>After posting my rant about salmon farms, I thought of my fishing history:
Both my grandfathers were into fishing. In Kona we would fish at night for menpachi (Myripristis berndti, or Squirrel Fish) or charter a boat and go deep sea fishing. My grandpa Jack, who lived in Kona must have been good luck. With him, I caught by biggest fish to date, a 176 pound Ahi, (Thunnus albacares, Yellowfin Tuna). My grandfather in Ireland, Brian, was also an avid fisherman. With Jack he also caught the biggest fish of his life, a marlin over 450 pounds. However, fate usually worked against Brian. His offspring consisted of 3 daughters. None of whom I know to fish. Quite often his fishing consisted of sitting. Not much reeling.
“That is why it is called fishing and not catching” he used to tell me.
There was rarely anything alive at the end of his line. My grandfather and his friends were quite often called “The Preservation Society of Ireland” due to their lack of luck. Obviously it wasn’t a lack of skill.
I was the first grandchild and luckily for him, I was a boy. Boys are supposed to love hunting, fishing, and being outdoors. I like fishing and being outdoors. I am not opposed to hunting if it is for the right reasons. He would take me out whenever we had the chance. Fishing on rivers, lakes, or boats in the ocean. He loved fishing and that love has somehow stayed with me. Funnily enough, I do not like to eat fish. I like the tranquility of fishing. It is like constantly being occupied, yet doing nothing. I am definitely a catch and release kind of guy. In Ireland, I learned the basics of fly fishing. I drove around the entire country looking for a place to rent a pole. One place in the entire country was open. There was a guy sitting in a shed by himself. He only rented fly fishing poles. When I explained that I had no prior experience, but always wanted to learn to fly fish, he spent an hour trying not to get frustrated at my ill attempts to whip the pole over my head. Eventually he left and it was up to me not to accidently throw the pole in the lake. He promised that the lake was stocked with trout. I believe him because I saw the fish jumping. I think that he had recently fed the fish or the fish knew who my grandfather was because I didn’t get a bite in the hours I stood freezing looking like an idiot fly fishing for their first time.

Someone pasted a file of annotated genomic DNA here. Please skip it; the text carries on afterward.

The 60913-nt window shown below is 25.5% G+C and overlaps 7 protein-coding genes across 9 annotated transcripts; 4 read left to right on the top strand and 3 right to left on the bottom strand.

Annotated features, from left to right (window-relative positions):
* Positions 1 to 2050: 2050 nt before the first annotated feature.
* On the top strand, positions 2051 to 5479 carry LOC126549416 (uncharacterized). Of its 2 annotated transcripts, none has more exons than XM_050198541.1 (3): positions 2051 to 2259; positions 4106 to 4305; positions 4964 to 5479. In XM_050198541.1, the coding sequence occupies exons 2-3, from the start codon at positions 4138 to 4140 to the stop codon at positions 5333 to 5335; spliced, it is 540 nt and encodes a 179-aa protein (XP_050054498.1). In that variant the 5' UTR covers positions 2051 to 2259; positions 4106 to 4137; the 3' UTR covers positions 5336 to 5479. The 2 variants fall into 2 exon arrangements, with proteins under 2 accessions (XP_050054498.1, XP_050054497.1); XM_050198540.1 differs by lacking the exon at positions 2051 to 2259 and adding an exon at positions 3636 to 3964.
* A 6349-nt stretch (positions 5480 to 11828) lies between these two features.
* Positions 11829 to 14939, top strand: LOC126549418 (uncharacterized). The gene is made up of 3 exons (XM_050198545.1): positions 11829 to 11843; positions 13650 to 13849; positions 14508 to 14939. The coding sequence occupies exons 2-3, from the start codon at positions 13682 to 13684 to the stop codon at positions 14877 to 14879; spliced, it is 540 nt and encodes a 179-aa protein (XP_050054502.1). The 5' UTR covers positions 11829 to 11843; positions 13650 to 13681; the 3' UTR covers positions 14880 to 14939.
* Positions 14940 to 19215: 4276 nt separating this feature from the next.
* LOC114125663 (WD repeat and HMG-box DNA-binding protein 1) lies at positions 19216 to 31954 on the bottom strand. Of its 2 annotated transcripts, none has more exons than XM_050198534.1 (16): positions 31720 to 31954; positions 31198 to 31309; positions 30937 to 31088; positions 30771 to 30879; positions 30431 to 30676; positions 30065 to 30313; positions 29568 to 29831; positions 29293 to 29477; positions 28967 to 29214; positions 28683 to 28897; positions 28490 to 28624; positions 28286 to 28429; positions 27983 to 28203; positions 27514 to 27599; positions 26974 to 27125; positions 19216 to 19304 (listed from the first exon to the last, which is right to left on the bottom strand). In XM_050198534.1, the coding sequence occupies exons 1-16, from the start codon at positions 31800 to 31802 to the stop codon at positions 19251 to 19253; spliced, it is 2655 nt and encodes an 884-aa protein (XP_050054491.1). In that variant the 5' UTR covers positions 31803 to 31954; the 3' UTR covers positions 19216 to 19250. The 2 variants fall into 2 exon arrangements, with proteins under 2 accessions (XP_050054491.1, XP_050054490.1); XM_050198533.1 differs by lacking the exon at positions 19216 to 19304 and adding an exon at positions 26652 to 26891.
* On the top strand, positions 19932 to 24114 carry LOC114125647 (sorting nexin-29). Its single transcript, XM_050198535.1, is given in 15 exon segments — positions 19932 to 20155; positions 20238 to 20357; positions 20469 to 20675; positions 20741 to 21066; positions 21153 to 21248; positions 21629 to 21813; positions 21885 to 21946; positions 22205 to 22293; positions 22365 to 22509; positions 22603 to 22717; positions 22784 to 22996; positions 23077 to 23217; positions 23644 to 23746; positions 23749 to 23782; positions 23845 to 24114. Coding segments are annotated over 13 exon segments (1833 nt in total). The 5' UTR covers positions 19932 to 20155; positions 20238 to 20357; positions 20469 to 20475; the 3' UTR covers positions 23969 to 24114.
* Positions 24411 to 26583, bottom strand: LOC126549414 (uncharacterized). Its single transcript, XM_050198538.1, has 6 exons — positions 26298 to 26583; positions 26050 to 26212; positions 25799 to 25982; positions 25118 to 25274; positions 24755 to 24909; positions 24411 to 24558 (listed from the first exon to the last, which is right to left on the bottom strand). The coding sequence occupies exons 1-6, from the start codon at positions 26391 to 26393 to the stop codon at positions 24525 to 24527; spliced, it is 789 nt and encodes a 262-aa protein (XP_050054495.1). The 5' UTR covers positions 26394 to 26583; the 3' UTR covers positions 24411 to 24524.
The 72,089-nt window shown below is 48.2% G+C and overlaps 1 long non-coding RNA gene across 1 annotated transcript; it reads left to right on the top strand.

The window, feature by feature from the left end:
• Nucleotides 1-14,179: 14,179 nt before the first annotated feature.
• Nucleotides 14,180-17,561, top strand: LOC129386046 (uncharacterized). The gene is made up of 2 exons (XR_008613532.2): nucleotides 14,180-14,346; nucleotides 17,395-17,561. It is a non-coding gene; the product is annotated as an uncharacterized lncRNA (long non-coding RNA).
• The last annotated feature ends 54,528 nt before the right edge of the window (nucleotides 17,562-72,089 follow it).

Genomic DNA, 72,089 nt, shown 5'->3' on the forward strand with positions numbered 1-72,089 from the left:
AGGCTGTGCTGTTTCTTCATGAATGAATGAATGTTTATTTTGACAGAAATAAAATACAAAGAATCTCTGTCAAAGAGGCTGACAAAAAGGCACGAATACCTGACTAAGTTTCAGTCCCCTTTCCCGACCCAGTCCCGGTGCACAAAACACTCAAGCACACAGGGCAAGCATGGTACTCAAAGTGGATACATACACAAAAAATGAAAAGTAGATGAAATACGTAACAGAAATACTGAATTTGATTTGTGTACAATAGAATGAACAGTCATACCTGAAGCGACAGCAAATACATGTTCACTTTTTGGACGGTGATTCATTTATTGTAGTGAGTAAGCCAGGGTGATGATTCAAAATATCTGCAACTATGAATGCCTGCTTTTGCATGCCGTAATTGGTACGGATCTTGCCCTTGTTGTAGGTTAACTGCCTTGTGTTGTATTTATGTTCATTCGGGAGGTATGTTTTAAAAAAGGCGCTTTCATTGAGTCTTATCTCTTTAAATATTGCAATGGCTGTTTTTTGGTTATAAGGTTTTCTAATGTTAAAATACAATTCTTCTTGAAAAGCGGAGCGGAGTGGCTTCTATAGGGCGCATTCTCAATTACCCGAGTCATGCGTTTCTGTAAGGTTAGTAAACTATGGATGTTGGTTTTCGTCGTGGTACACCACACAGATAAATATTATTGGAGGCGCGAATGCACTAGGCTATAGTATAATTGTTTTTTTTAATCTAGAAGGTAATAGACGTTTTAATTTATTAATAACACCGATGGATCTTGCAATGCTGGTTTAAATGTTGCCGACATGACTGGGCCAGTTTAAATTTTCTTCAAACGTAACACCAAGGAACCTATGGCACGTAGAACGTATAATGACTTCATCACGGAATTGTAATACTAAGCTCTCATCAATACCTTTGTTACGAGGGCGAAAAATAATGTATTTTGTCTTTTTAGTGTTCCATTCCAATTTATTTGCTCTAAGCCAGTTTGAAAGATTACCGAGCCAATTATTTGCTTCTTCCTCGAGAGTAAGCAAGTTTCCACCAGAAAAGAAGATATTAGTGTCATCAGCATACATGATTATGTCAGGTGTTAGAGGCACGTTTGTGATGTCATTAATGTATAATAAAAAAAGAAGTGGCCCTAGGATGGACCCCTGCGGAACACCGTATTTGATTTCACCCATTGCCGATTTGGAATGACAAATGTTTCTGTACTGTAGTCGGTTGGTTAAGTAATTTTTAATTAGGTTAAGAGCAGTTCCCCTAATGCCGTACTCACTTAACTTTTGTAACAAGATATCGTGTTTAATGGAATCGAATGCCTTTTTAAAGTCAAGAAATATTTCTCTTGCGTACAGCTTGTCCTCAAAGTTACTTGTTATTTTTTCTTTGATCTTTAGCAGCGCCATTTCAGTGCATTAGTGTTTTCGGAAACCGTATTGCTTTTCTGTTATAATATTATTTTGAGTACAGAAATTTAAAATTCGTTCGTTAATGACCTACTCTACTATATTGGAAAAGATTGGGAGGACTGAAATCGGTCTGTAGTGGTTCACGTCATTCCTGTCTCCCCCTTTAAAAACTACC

In Chile, people were fishing on the beach without poles. They catch some bait (some crab-like animal), tie a giant weight on their line, walk out waist deep in the ocean and throw the terrified crab into the cold green swells. Then they walk backward unreeling line from their pockets. They hold a spool of line and drag in any fish that bites. Not my idea of a relaxing afternoon. If I had a pole, I would have done it my way. In Argentina you cannot rent a fishing pole. You pay at least $300 for a guide, boat, lunch, and a license. Nobody will rent a pole to you, it is like the fishing mafia. So one evening, Leo, Danielle and I were walking through Bariloche and we stopped in a fishing shop. For the first time, I was presented with the opportunity to buy a fishing pole. Then I could fish whenever I want. I bit. I purchased my first real fishing pole. Not the expanding kind that have a picture of snoopy on the handle. This one came with a case. I am the proud owner of a dark green Waterdog Formula 2012 fishing pole. I also purchased a Waterdog Hermes 301 maroon colored reel. My lucky spinners are some copper colored cheap thing for big fish in lakes and a small, but apparently magical lure called the “Black Fury”. If that doesn’t sound appetizing to some big trout, I don’t know what will. Leo likes to eat fish so I can’t stop thinking about how much money I will save by catching his dinner for him everyday.
As soon as the first fish is caught, I will post pictures.